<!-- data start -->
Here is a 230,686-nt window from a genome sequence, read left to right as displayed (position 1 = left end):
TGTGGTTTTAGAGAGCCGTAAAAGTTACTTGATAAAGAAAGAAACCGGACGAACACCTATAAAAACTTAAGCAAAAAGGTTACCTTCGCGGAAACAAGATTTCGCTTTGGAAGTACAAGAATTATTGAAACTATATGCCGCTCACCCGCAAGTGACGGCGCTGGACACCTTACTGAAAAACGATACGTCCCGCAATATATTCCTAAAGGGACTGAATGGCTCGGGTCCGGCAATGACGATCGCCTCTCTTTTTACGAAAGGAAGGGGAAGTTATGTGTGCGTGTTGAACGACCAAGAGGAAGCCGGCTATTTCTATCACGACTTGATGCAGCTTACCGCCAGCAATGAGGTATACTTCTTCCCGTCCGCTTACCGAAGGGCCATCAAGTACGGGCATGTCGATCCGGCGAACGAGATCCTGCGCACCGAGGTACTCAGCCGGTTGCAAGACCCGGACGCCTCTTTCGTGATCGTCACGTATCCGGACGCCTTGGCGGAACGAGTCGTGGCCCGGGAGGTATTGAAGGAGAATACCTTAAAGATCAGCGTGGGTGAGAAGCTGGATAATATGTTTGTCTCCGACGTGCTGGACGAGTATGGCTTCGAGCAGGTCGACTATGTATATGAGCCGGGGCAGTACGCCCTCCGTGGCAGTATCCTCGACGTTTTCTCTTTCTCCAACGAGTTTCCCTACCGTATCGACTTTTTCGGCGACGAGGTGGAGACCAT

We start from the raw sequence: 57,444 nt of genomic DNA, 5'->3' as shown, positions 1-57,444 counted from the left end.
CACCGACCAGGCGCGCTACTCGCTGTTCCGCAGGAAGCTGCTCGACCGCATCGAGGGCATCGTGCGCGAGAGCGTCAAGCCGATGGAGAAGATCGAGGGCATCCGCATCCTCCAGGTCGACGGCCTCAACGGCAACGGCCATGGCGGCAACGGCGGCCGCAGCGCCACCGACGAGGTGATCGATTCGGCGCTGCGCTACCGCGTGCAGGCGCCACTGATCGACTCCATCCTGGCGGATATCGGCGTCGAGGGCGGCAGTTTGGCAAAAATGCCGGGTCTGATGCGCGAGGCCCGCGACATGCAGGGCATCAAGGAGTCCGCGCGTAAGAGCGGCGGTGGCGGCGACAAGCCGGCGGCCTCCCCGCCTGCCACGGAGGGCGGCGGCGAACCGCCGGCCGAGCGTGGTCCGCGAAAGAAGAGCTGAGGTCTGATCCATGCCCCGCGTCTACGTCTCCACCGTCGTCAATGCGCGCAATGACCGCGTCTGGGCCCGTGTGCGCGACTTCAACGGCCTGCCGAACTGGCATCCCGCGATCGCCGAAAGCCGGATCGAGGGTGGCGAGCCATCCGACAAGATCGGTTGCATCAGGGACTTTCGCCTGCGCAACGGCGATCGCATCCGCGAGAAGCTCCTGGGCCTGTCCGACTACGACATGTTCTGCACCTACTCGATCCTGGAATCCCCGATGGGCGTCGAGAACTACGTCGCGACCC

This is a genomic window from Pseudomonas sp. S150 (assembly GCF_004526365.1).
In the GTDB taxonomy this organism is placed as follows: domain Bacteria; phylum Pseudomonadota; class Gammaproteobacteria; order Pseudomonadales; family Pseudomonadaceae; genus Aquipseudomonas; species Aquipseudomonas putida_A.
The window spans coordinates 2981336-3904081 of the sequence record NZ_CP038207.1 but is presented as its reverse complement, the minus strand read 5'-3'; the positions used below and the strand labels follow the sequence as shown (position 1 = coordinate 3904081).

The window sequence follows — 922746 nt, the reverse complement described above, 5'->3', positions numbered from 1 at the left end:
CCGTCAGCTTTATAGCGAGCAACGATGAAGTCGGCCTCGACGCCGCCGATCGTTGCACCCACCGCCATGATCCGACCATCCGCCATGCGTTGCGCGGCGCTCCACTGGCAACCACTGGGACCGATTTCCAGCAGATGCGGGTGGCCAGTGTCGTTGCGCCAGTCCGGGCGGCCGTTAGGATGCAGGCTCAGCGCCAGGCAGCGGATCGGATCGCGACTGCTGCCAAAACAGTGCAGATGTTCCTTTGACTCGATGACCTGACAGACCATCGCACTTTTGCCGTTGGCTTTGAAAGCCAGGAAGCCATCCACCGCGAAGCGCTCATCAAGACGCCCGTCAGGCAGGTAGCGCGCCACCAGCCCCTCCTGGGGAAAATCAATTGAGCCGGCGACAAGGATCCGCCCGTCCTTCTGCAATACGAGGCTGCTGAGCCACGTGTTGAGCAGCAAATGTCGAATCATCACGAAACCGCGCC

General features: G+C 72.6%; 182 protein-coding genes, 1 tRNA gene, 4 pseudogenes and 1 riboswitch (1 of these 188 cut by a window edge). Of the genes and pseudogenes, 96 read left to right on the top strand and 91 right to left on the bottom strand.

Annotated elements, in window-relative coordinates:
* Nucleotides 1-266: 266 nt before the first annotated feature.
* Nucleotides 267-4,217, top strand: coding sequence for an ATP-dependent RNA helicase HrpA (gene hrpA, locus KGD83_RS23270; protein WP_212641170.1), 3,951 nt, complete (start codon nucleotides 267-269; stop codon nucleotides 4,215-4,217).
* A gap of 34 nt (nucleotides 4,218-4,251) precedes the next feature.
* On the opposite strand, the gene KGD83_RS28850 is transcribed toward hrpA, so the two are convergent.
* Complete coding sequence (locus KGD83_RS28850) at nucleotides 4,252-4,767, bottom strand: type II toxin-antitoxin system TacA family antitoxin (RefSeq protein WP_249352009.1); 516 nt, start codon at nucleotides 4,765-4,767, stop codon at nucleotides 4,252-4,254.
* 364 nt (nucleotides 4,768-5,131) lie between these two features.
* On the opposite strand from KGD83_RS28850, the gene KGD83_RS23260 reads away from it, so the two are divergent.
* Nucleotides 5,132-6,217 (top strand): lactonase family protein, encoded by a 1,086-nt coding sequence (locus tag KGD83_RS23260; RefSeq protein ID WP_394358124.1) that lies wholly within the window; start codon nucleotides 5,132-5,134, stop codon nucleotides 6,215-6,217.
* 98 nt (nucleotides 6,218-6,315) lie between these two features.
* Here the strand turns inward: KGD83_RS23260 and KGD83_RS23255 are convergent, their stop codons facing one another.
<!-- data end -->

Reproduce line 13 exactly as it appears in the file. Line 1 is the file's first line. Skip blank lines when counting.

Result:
* Nucleotides 267-4,217, top strand: coding sequence for an ATP-dependent RNA helicase HrpA (gene hrpA, locus KGD83_RS23270; protein WP_212641170.1), 3,951 nt, complete (start codon nucleotides 267-269; stop codon nucleotides 4,215-4,217).